TRAV­EL­LING TALES

There’s a rea­son some roads are less trav­elled than oth­ers, but don’t let that stop you go­ing down them, says our guest colum­nist

Getaway (South Africa) - - NEWS -

Ben Trovato‘s bucket list of tricky sit­u­a­tions

I am smit­ten with trav­el­ling. Whether it’s in the back of a Bangkok tuk-tuk or in the back of a South African po­lice van, the con­cept of mov­ing towards an un­fa­mil­iar des­ti­na­tion fills me with ex­hil­a­ra­tion. And, in the case of the lat­ter, a fair amount of dread. In­deed, fear and loathing are as much my trav­el­ling com­pan­ions as are in­tox­i­ca­tion and eu­pho­ria. Here, then, are some of my less pleas­ant ex­pe­ri­ences on the road.

Sene­gal Hope­lessly lost in a densely packed mar­ket in Dakar at dusk, then lured into a labyrinthine maze of in­ter­lock­ing stalls that got pro­gres­sively darker the deeper I went. Eyes stream­ing from clouds of im­pen­e­tra­ble ganja smoke and sur­rounded by indis­tinct, mum­bling shapes, I was re­lieved of all my cash and given a small djembe ‘talk­ing drum’ by way of com­pen­sa­tion.

Mozam­bique Spend­ing a cou­ple of weeks on a 4x4 ex­pe­di­tion along with 20 beer-bel­lied brutes, who cheered ev­ery time we passed a bombed-out Fre­limo tank and who openly mocked the vil­lagers for hav­ing so lit­tle, for­get­ting that it was their chom­mies in the SADF who were largely re­spon­si­ble for cre­at­ing such des­ti­tu­tion in the first place.

The Gam­bia Threat­ened with ar­rest by heav­ily armed guards in­side the grounds of State House in Ban­jul. They ac­cused me of work­ing for Pres­i­dent Yahya Jam­meh’s en­e­mies and se­cretly film­ing the premises as part of a plot to top­ple the gov­ern­ment. I swore that the cam­era was off, even though I had in­deed been covertly shoot­ing from the hip. As­tound­ingly, they took me at my word.

Kenya Ly­ing in a tent, sweat­ing heav­ily and shak­ing like a lu­natic, on the banks of the Ewaso Ng’iro River in Sam­buru Na­tional Re­serve, miles from any med­i­ca­tion and con­vinced that I was dy­ing of cere­bral malaria. Only much later I con­ceded that I might have been suf­fer­ing from some­thing less se­ri­ous. Like al­co­hol poi­son­ing.

Namibia A short trip to Wind­hoek in the 1980s re­sulted in mar­riage and a 10-year stay in this strange town.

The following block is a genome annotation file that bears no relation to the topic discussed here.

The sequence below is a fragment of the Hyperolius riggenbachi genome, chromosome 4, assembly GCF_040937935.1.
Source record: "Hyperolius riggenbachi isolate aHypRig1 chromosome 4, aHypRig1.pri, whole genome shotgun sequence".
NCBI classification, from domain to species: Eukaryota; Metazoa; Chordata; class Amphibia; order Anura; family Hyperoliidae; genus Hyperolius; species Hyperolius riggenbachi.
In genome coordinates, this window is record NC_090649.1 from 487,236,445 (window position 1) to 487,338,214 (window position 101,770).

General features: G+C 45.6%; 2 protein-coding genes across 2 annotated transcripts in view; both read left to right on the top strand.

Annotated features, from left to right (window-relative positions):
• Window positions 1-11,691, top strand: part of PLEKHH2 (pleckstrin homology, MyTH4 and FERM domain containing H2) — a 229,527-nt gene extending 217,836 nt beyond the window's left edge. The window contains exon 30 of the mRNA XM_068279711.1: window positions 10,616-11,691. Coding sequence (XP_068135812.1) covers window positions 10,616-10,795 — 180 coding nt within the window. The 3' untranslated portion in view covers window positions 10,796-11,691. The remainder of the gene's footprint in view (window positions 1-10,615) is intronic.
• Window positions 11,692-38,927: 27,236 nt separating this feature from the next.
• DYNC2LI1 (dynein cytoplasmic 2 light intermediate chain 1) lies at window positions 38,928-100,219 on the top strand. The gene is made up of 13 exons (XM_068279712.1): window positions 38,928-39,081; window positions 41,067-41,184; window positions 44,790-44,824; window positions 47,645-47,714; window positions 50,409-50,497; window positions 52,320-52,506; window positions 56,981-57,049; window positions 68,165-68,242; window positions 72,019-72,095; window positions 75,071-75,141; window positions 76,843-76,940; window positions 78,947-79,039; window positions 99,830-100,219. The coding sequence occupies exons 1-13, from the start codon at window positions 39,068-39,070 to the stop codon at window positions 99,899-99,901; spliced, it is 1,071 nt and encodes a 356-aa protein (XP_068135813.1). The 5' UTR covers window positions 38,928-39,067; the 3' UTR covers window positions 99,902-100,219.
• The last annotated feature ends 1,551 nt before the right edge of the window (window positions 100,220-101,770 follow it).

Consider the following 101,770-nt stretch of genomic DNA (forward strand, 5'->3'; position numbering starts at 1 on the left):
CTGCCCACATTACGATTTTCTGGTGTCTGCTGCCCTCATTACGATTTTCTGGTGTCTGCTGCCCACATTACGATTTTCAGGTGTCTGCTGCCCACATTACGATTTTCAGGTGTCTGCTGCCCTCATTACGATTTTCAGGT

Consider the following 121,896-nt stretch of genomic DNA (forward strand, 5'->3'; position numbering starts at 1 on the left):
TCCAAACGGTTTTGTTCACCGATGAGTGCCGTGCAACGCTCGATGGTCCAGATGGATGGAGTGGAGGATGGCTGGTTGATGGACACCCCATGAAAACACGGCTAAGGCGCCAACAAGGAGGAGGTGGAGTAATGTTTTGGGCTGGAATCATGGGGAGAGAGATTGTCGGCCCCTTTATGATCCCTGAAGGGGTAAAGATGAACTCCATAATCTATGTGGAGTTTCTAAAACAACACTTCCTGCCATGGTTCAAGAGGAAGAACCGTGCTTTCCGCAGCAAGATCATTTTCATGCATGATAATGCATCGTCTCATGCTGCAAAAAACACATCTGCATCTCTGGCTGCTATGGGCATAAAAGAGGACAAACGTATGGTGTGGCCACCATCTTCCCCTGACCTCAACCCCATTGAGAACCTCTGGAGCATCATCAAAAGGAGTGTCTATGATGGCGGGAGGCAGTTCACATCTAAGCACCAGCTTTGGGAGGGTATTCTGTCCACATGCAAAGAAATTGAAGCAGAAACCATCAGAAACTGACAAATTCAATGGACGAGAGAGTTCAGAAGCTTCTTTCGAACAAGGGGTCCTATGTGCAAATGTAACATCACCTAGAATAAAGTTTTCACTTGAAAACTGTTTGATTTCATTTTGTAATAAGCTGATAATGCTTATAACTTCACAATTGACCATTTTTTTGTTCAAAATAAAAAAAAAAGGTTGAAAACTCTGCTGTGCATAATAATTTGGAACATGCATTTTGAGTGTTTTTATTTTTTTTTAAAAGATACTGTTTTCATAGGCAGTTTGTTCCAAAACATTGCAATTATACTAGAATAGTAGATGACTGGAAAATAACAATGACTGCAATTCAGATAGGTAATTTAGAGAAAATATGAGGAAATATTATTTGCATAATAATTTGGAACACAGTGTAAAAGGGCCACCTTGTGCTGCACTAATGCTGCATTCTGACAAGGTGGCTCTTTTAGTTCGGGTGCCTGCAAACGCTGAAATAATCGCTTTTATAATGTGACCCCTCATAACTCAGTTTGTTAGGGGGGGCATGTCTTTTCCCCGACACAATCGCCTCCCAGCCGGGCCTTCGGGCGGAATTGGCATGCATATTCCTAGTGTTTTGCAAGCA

Spain In­ad­ver­tently in­gest­ing a semisyn­thetic psy­che­delic drug of the er­go­line fam­ily and find­ing my­self at 3am, lost and alone in the nar­row streets of Barcelona’s Barri Gòtic, be­ing trailed by a gang of Al­ge­rian mug­gers. I took refuge in a small sub­ter­ranean bar that was still open. Af­ter get­ting a beer, one of the lo­cals un­zipped his trousers, placed his prodi­gious mem­ber on the bar counter and pro­ceeded to have the bar­maid baste it with tomato sauce and mus­tard. I left shortly af­ter­wards.

Greece Stand­ing on the near-de­serted road be­tween Irak­lion and Cha­nia in crush­ing heat, the only shade pro­vided by my back­pack. De­hy­drated to the point of delir­ium, I found a tap at an aban­doned build­ing site. The wa­ter was lit­er­ally boil­ing and im­pos­si­ble to drink. Even­tu­ally a taxi driver found me and helped me into his cab. His tem­per­a­ture gauge read 45˚C. Some weeks later, af­ter pick­ing grapes for a pit­tance and sell­ing my cam­era to buy a ferry ticket back to Athens, I wound up liv­ing on the docks at Pi­raeus har­bour along with the flot­sam and jet­sam of Euro­pean travel. One night a young tat­tooed Ger­man whipped out his hunt­ing knife and in­sisted we be­come blood brothers. So, mad with retsina, we did. An­other night a de­gen­er­ate Greek fish­er­man tried to join me in my sleep­ing bag. Then there were the dock rats as big as cats. Af­ter more than a fort­night of sleep­ing on the wharf, steal­ing food from mar­kets to sur­vive, the South African Em­bassy fi­nally re­lented and gave me just enough money for a three-day bus ride back to Lon­don.

Lon­don Break­ing into an empty coun­cil flat in the East End, only to find that cer­tain es­sen­tial ameni­ties were lack­ing. I lived in that squat for al­most an en­tire win­ter with­out elec­tric­ity, ru­in­ing the ro­mance of din­ner by can­dle­light for the rest of my life. One of the perks of work­ing at Shell head­quar­ters was that I could shower af­ter my shift ended. Less im­pres­sive was the fact that I worked as a dish­washer in their kitchen.

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